Feb 14, 2014, 6:00 AM EST
VIERA, Fla. — Brad Peacock and A.J. Cole were the Nationals’ top two ranked pitching prospects entering 2012. Both were traded to Oakland in the deal that brought Gio Gonzalez to Washington.
Alex Meyer likely would have been the Nationals’ second-ranked pitching prospect entering 2013, before he was traded to Minnesota for Denard Span.
Robbie Ray and Nate Karns ranked high on the Nationals’ prospect list this winter. Until Ray was part of the trade that brought Doug Fister to Washington, and Karns was dealt yesterday to Tampa Bay for catcher Jose Lobaton and two minor-leaguers.
That’s five highly rated pitching prospects traded away in the last 26 months. And a window into general manager Mike Rizzo’s mindset when it comes to building a franchise that can win both now and down the road.
In each of these cases, the young pitchers were dealt in exchange for major-league talent, players who would have an immediate impact on the Nationals’ fortunes. And because every member of Washington’s big-league rotation is under club control for at least two more seasons, Rizzo has felt comfortable making these trades, knowing those prospects were blocked on the depth chart.
“Because of the young, controllable rotation that you have in the big leagues, it allows you to move some younger prospect pitchers,” he said yesterday after announcing the Karns move.
The theory goes even deeper than that, though. In trading away some of his best young pitchers, Rizzo has also made an effort to acquire even younger pitchers, prospects who are a year or two farther from reaching D.C. but now will be ready to debut around the same time some members of the current rotation will become free agents.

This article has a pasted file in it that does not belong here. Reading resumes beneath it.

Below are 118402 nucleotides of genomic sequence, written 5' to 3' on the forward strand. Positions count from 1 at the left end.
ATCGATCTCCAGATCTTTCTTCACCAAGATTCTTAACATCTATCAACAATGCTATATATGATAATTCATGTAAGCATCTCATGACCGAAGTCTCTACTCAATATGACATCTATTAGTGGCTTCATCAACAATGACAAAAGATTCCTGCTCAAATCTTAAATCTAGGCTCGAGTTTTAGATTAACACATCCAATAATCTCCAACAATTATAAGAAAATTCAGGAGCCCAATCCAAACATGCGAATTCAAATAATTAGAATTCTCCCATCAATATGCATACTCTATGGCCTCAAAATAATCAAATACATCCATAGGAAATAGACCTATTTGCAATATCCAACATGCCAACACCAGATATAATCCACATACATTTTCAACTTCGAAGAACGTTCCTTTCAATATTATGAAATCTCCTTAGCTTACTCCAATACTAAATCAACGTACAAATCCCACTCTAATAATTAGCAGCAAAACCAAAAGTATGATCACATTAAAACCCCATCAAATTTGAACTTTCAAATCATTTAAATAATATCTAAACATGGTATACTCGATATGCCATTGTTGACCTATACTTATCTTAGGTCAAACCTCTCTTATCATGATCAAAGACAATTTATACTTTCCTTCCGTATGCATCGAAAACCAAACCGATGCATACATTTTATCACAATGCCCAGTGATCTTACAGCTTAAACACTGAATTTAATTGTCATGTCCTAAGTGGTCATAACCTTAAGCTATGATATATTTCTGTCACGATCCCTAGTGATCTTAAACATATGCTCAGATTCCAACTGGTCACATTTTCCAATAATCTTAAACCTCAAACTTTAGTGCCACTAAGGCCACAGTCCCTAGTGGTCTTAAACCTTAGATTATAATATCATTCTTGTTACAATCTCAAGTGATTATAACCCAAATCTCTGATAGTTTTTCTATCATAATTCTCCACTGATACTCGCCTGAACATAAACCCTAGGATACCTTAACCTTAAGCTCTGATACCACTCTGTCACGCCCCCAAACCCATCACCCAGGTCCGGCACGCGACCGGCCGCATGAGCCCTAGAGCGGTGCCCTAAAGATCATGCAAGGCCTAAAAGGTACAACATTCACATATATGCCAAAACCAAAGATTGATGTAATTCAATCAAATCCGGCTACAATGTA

If Fister and/or Jordan Zimmermann depart via free agency after the 2015 season, a wave of pitching prospects that includes Cole (who was re-acquired last winter in the Michael Morse trade), Sammy Solis, Felipe Rivero (acquired yesterday from the Rays) and perhaps No. 1 prospect Lucas Giolito should be ready to take their place.
“You go from a 26-year-old prospect in Karns to a 22-year-old prospect in Rivero,” Rizzo explained. “It kind of spaces out the waves of pitchers coming. … So there’s a little break there. It staggers our prospects and their ETAs to the big leagues.”
So, the organization has to be mindful of the different tiers of prospects it’s trying to stockpile throughout its farm system?
“Definitely,” Rizzo said. “You have a certain amount of control. Guys run out of options. If you have a group of guys running out of options at the same times … it’s [better] to have them tiered and separated. That kind of fell into our plans and our strategy in this trade.”
Just another reminder how much is involved with every transaction an organization makes, and the effect it can have not only for the upcoming season but for many seasons to come.
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